Sioux County

Pfc. Francis "Dutch" Homan




Pfc. Dutch Homan Writes From France

From somewhere in France, Pfc. Francis (Dutch) Homan writes his parents, Mr. and Mrs. John P. Homan, in part: “Well, we hit it pretty lucky today and we are going to stay in a French house tonight.  It really seems like heaven to us, because it is dry and half-way warm.

I have cleaned up my weapons and dried my feet, so now I’ll drop you a few lines, then I want to wash and shave and try to clean up a little bit.

The French people really are tickled to death whenever we liberate another village and will do anything for us—such as let us come into their house and barn and heat water, give us wine, coffee and bread—anything we ask for, if they have it.  Boy! If I ever get back, I’ll be so glad to be in our house again that I’ll think I’m a king.

Over here in about every valley all the people live, they grow their food on the terraced hills.  Their house, barns and buildings are all in one—and it’s really quite a mess. Everything is just like you read about—wooden shoes and all.  The terraced hills are beautiful but I can’t see anything beautiful about the way they live.  It’s not for me. I still want the good old U. S. A.

This past week was pretty rough again and I saw a lot and had plenty of new experiences.  I guess you know by this time that I am in the Seventh Army.  The Germans are really moving back.  I don’t think the Krauts themselves really want to fight but the officers force them to keep on fighting.  In time they will all be finished, and I hope it won’t be too long.”

He then writes of receiving a letter from the Kiernans which he enjoyed and a package from his sister Lorraine, asks about the home news, and sends greetings to “the gang” and closes, “Remember me in your prayers—God bless you.”

Source:  Alton Democrat, December 21, 1944

Pfc. Dutch Homan Has Fox Hole De Luxe—Describes Proper Attire for Foxhole Wear

~Somewhere in France
Dear Mother and Dad:
Happy New Year, dear Mother and Dad, and I sincerely hope it will be just that for both of you.  I must say this New Year’s Eve was a pretty noisy one compared to the ones I used to spend a home.  It really looked more like the Fourth of July around here than New Year’s Eve.

Well, you’re getting this letter direct from my foxhole.  You see it is my day to stay out here and I did want to write to you today, so I’m doing it in my foxhole.  I really think I have a pretty nice foxhole compared to the ones we usually have to make.  I have a hole dug here in the side of a hill and covered it over first with logs and then with dirt.  I have a blanket hung over the opening I use to crawl in and out of, so it is fairly warm in here compared to outside.  I also have some straw spread on the bottom of my hole and it helps a lot.  I am writing by a lamp which I made out of an oil can fitted with gas and a wick dropped in it.  It gives quite a light, about the same as a candle and isn’t bad at all.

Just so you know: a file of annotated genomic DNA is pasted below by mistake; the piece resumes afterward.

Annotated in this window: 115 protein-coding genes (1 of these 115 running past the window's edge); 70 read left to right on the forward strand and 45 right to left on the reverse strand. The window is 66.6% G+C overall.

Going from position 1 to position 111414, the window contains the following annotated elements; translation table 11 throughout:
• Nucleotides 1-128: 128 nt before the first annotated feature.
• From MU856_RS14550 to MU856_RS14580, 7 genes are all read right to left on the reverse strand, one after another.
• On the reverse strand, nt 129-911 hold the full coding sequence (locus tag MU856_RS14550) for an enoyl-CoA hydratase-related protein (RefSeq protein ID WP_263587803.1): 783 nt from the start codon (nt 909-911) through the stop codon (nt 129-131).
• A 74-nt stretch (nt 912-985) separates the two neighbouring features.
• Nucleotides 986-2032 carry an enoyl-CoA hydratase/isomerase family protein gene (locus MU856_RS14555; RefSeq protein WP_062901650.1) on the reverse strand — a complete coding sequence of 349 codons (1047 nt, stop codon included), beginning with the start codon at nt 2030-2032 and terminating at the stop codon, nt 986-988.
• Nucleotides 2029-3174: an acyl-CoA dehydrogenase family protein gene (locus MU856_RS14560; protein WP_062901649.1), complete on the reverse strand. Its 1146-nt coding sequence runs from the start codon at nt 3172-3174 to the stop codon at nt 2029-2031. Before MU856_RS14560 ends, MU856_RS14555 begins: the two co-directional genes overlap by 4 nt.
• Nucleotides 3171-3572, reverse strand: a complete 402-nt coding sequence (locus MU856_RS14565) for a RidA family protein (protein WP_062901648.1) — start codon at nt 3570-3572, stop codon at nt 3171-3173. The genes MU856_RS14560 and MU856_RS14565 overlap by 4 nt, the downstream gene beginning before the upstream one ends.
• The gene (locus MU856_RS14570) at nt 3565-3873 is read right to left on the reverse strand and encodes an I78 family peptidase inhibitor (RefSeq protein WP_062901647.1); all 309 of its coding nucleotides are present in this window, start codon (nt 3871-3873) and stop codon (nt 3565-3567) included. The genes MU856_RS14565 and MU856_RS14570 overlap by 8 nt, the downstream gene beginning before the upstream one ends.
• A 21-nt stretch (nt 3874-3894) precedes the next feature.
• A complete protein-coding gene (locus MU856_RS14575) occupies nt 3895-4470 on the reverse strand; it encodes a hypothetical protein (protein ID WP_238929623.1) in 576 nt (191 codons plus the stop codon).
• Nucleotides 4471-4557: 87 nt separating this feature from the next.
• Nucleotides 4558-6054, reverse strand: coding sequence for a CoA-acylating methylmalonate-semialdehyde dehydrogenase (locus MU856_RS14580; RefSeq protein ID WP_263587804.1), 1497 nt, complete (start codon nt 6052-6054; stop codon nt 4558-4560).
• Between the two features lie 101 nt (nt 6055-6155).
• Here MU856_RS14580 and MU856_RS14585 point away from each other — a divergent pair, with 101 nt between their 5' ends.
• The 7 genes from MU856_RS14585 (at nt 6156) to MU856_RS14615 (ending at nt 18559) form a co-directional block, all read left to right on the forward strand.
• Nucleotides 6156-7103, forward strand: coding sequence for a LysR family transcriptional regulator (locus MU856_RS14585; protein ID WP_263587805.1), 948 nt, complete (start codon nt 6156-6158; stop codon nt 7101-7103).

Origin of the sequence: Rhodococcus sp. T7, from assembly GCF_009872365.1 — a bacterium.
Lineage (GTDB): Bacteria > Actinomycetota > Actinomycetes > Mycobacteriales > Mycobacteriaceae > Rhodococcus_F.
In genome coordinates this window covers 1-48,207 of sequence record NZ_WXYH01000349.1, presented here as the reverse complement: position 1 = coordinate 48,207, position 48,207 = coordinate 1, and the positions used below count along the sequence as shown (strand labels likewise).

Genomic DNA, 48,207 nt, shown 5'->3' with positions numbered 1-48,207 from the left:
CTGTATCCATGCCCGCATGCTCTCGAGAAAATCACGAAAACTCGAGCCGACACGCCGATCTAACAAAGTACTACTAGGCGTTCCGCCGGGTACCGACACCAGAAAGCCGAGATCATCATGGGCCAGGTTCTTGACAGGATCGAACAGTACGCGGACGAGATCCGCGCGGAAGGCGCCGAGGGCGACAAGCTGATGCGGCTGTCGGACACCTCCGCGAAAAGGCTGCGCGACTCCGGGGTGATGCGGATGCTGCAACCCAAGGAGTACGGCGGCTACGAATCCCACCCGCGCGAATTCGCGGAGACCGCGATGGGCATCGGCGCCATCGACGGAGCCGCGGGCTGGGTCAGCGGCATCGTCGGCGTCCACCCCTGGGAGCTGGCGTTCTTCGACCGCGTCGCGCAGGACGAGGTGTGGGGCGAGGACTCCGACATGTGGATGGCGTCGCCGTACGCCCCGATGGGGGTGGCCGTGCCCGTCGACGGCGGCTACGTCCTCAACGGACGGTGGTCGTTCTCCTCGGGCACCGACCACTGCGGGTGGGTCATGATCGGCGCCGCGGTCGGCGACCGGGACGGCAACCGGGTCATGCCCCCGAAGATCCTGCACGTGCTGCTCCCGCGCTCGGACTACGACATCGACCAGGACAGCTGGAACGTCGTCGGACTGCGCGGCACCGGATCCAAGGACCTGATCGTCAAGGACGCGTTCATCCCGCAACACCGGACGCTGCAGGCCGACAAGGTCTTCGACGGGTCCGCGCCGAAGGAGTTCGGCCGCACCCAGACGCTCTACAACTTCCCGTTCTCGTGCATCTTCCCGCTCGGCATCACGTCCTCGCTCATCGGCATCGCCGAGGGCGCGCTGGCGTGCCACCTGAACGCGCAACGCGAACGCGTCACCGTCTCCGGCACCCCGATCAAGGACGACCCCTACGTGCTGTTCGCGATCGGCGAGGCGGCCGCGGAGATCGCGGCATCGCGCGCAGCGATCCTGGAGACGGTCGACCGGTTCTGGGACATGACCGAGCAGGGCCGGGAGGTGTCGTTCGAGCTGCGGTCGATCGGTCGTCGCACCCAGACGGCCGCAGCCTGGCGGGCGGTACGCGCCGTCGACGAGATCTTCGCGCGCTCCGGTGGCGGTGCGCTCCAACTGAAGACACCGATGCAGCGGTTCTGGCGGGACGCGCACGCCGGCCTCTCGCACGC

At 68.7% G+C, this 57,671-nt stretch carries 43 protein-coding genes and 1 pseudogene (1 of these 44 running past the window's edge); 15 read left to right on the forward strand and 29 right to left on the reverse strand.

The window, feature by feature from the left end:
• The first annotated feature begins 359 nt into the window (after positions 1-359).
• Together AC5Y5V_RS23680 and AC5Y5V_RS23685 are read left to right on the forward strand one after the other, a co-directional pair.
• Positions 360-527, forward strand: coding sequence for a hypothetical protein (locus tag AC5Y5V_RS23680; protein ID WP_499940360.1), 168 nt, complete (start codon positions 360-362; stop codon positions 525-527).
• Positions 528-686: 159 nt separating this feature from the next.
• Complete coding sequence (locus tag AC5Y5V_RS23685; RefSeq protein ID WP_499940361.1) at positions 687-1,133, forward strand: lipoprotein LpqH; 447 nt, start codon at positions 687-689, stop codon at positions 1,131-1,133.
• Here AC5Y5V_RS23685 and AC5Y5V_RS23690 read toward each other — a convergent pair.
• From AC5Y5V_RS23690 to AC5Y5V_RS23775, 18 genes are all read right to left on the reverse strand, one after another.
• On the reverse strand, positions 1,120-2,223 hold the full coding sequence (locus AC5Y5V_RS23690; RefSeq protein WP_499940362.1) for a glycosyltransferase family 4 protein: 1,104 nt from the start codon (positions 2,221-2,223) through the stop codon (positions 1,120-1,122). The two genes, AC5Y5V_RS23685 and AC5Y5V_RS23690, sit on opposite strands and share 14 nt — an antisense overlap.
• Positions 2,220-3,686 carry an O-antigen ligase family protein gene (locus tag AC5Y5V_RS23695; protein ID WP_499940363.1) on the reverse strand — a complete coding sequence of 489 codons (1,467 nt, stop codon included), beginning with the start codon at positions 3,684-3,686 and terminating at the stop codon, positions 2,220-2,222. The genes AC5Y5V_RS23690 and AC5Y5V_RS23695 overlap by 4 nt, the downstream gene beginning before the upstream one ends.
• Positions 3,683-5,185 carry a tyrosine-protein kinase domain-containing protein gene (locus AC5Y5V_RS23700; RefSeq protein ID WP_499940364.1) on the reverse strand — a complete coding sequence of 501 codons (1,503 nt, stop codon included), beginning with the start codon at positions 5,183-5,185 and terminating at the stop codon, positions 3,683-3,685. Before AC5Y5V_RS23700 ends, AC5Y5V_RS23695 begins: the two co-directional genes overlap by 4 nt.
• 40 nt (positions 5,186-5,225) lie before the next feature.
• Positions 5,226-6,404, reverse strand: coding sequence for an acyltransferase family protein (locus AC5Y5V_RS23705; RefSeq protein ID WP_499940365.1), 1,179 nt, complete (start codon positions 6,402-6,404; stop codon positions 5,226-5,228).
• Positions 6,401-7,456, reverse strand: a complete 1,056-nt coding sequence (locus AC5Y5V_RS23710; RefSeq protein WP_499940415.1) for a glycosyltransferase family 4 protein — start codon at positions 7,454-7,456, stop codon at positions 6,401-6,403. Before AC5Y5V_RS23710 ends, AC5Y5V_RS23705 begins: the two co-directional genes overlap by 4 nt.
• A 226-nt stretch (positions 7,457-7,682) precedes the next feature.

Well, now maybe you have a little picture of how I have been living the past weeks.

It has been snowing the past couple of nights and I guess we must have about half an inch of snow on the ground right now.  It hasn’t been too cold out in it, or maybe it is all the clothes I have on.

Remember I was the guy who never wanted to wear winter underwear.  Well, I am now wearing two pairs.  I also have on 3 pairs of socks, 2 pairs of pants, 1 shirt, 1 sweater, 2 caps plus my helmet, two pairs of gloves, 1 fur-lined jacket and 1 field jacket, so you can see I have plenty of warm clothes.  Our snow-packs (shoes) have rubber bottoms and leather tops with 2 felt inner soles in them and are really alright, except in damp weather.  We have to watch our feet pretty close or we will get trench foot.

January 2.
I’m sorry I didn’t get a chance to finish this yesterday, but will finish it this morning while I am in town.  A couple of days ago, I received the Democrat which you sent air-mail, the Nov. 30 newspaper. I have also received four other Democrats within two days, the last dated Nov. 2nd, so I guess they will be coming through all right.

Well, today I want to get a haircut and I also think I will be able to get another shower. I have just shaved so I feel half-way clean again, but that shower should really do the trick.  Boy, I have forgotten what a radio, electric lights and running water look like. I suppose if I should ever get a chance to take off my clothes and crawl between the sheets—I doubt very much if I would be able to sleep.  It would be wonderful though, to try it once.

As I sit here I can see the street through this town, busy with tanks and soldiers.  About a couple times a day some fellow comes out and rings a bell to call the people and then he shouts out the news.  You see they don’t have any Newspaper or any kind of postoffice here.  Right across the street is a Catholic church which is all full of holes and wrecked from artillery.

Out in front of every house is a manure pile and in the back of the house or beside it is their barn. Everyone seems to have a few animals but just enough to live on, since the Krauts have taken almost everything.  As I look out THROUGH this window, I can see only two panes that weren’t broken, so they have them patched up with other windows out of their barn, or with cardboards.  It really is quite a thing to see, but I’m certainly glad you don’t have any idea what it looks like.  I’ve heard a lot of interesting stories about how these people were treated by the Nazis and hope some day I can tell you some.

I wrote to John Reeff the other day and I am going to try to look him up. Well, take care of yourself and God bless you.
Love, Dutch
P.S.  I almost forgot to tell you, our platoon is receiving a citation. Maybe I will be able to tell you about it later.

Source: Alton Democrat, February 8, 1945 (photograph included)